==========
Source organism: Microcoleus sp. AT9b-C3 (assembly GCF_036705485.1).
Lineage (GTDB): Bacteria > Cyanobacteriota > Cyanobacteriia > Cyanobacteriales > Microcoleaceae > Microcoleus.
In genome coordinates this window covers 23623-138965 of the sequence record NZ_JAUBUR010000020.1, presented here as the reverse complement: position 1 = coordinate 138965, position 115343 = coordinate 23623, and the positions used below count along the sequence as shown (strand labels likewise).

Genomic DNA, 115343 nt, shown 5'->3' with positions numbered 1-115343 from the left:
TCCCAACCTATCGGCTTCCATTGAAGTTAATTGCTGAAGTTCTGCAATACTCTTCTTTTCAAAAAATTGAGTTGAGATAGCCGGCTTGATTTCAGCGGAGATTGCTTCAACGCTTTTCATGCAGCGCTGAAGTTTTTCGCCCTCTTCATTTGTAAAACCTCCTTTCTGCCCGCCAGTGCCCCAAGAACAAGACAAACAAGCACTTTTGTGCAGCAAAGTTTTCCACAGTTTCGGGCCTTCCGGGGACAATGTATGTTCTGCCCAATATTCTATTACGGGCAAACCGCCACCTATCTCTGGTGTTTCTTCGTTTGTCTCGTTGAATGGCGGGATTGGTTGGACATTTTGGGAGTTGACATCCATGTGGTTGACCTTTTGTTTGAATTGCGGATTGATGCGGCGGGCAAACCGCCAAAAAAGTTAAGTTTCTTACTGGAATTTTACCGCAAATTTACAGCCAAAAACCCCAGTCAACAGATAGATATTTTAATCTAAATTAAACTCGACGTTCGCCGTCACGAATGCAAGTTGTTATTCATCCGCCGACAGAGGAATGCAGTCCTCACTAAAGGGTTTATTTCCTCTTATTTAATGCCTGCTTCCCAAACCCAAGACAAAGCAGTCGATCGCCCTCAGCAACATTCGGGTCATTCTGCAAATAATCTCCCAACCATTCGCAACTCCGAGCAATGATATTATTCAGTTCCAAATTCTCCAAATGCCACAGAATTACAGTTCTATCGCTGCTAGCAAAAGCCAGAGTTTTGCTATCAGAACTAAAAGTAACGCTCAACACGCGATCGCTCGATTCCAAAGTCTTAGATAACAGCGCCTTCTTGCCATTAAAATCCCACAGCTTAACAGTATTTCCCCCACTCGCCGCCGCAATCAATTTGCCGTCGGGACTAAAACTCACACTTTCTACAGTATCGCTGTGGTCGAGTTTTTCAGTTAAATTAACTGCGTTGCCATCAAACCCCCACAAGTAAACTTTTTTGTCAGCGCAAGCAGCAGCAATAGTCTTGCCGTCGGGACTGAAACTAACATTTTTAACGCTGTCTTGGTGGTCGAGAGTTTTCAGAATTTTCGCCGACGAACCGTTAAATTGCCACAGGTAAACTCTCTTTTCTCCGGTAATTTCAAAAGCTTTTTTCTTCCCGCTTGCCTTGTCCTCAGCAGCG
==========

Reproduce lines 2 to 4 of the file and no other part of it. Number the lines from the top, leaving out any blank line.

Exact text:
Lineage (GTDB): Bacteria > Cyanobacteriota > Cyanobacteriia > Cyanobacteriales > Microcoleaceae > Microcoleus.
In genome coordinates this window covers 23623-138965 of the sequence record NZ_JAUBUR010000020.1, presented here as the reverse complement: position 1 = coordinate 138965, position 115343 = coordinate 23623, and the positions used below count along the sequence as shown (strand labels likewise).

Genomic DNA, 115343 nt, shown 5'->3' with positions numbered 1-115343 from the left: